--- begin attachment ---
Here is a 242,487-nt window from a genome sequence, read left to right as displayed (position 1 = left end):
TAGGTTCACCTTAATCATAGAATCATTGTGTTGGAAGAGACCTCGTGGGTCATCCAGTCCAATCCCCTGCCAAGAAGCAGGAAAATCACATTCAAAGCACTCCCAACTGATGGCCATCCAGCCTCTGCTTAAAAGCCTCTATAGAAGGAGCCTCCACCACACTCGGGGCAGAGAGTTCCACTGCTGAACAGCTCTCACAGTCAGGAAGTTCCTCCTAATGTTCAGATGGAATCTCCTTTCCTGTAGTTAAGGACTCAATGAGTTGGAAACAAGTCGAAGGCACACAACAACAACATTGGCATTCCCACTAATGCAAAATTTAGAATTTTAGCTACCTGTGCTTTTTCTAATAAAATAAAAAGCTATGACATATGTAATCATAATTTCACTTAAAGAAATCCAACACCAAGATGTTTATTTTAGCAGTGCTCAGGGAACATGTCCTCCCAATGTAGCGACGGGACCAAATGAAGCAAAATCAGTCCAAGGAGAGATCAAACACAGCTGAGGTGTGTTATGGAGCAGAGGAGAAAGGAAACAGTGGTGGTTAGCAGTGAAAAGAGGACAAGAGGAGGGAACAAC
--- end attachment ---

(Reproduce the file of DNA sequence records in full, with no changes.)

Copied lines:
Here is a 242,487-nt window from a genome sequence, read left to right as displayed (position 1 = left end):
TAGGTTCACCTTAATCATAGAATCATTGTGTTGGAAGAGACCTCGTGGGTCATCCAGTCCAATCCCCTGCCAAGAAGCAGGAAAATCACATTCAAAGCACTCCCAACTGATGGCCATCCAGCCTCTGCTTAAAAGCCTCTATAGAAGGAGCCTCCACCACACTCGGGGCAGAGAGTTCCACTGCTGAACAGCTCTCACAGTCAGGAAGTTCCTCCTAATGTTCAGATGGAATCTCCTTTCCTGTAGTTAAGGACTCAATGAGTTGGAAACAAGTCGAAGGCACACAACAACAACATTGGCATTCCCACTAATGCAAAATTTAGAATTTTAGCTACCTGTGCTTTTTCTAATAAAATAAAAAGCTATGACATATGTAATCATAATTTCACTTAAAGAAATCCAACACCAAGATGTTTATTTTAGCAGTGCTCAGGGAACATGTCCTCCCAATGTAGCGACGGGACCAAATGAAGCAAAATCAGTCCAAGGAGAGATCAAACACAGCTGAGGTGTGTTATGGAGCAGAGGAGAAAGGAAACAGTGGTGGTTAGCAGTGAAAAGAGGACAAGAGGAGGGAACAAC